In my opinion, recent therapeutic and report announcements have more incremental value to the company's story than their current financial position. Just during the most recent quarter, 23andMe announced three new reports for customers, including a medication insight report on information about genetic variants, a wellness report on cat/dog allergies, and an eczema report.
These types of developments, among others, will continue to drive the company's use-case and encourage new customers to try their service. These are relevant to consumers because if 23andMe is able to expand their use-cases, more consumers will become attracted to the product. For example, if 23andMe were to only provide DNA data, then only a select amount of consumers would be interested. However, with developments such as insights on medication, genetic variants, possible allergies, eczema reports (among many others), this widens the amount of consumers who will be interested in 23andMe's testing services. In other words, the greater number of potential reports that can be generated from their testing, the greater number of consumers will be attracted to the product.
In addition, 23andMe announced new details on advanced therapeutics programs, including the following updates.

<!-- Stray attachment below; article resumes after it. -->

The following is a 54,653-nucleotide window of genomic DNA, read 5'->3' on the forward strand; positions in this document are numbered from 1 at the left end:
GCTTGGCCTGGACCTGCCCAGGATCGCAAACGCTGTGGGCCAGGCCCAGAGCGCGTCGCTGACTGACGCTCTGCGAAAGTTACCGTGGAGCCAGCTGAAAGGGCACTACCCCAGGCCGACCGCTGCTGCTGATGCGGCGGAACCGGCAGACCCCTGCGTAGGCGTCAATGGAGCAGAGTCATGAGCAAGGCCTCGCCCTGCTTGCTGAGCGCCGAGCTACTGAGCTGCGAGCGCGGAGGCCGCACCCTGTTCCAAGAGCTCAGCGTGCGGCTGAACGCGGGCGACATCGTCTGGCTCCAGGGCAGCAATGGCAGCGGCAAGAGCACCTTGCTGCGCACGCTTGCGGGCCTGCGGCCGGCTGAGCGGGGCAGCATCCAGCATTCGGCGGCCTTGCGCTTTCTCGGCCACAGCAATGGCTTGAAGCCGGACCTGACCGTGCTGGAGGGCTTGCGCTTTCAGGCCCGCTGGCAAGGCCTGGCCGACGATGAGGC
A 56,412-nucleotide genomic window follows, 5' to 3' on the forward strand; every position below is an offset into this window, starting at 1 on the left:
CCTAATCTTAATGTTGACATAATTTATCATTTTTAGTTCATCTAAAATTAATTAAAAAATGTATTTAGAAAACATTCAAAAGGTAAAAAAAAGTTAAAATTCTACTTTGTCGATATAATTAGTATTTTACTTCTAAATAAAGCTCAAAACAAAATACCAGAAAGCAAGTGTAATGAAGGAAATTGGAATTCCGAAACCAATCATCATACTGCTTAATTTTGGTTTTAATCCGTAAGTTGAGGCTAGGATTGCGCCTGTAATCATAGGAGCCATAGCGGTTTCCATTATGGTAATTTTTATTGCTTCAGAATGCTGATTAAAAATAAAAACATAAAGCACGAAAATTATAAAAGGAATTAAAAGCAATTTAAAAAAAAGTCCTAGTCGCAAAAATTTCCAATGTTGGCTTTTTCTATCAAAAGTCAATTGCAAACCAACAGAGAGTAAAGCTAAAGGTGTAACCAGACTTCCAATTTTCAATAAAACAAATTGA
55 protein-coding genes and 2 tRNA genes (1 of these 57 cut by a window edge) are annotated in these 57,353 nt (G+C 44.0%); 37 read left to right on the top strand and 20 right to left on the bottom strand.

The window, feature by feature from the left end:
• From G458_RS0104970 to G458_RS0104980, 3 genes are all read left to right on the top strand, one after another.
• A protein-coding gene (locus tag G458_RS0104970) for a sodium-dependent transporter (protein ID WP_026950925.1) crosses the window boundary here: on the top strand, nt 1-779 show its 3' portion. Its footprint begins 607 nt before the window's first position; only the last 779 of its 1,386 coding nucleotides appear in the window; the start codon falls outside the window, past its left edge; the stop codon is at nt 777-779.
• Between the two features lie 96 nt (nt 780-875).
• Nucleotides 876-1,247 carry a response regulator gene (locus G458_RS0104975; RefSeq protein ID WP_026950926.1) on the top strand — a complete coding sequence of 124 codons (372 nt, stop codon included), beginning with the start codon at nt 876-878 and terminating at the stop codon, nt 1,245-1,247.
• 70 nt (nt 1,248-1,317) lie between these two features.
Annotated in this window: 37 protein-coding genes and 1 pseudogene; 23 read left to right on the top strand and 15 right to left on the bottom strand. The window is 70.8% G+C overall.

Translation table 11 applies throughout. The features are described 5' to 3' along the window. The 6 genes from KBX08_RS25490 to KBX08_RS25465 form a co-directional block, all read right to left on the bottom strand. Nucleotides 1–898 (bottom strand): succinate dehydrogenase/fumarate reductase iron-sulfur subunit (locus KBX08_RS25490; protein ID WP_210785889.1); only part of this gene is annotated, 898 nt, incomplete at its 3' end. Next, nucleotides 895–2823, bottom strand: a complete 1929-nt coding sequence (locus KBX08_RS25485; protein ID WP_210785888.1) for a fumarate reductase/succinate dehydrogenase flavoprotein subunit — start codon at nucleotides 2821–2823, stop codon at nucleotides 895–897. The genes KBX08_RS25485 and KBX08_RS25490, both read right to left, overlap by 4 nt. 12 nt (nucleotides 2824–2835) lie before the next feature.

Progress on CD96 (GSK6097608), an immuno-oncology program currently in a Phase 1 clinical study, was highlighted by the Company’s partner GlaxoSmithKline at their Investor Day in June 2021.
P006, a wholly owned immuno-oncology program, is on track to start its first clinical trial before the end of the Company’s fiscal year on March 31, 2022.
23andMe has a strategic collaboration with GlaxoSmithKline with the companies agreeing to split costs and profits 50/50. With this collaboration, GSK will be able to utilize 23andMe's vast amount of DNA data. Per the company, the industry average to get an investigational new drug application takes 7 years; however, this only took 4 years for the two companies' CD96 drug. With this program currently in Phase 1 clinical study, there remains a long-term horizon for future monetization, though the outcomes still remain quite uncertain.
This partnership represents just one area where 23andMe has room for growth. By collecting vast amount of data, drug discovery and biomedical science companies will surely want to partner with 23andMe over time.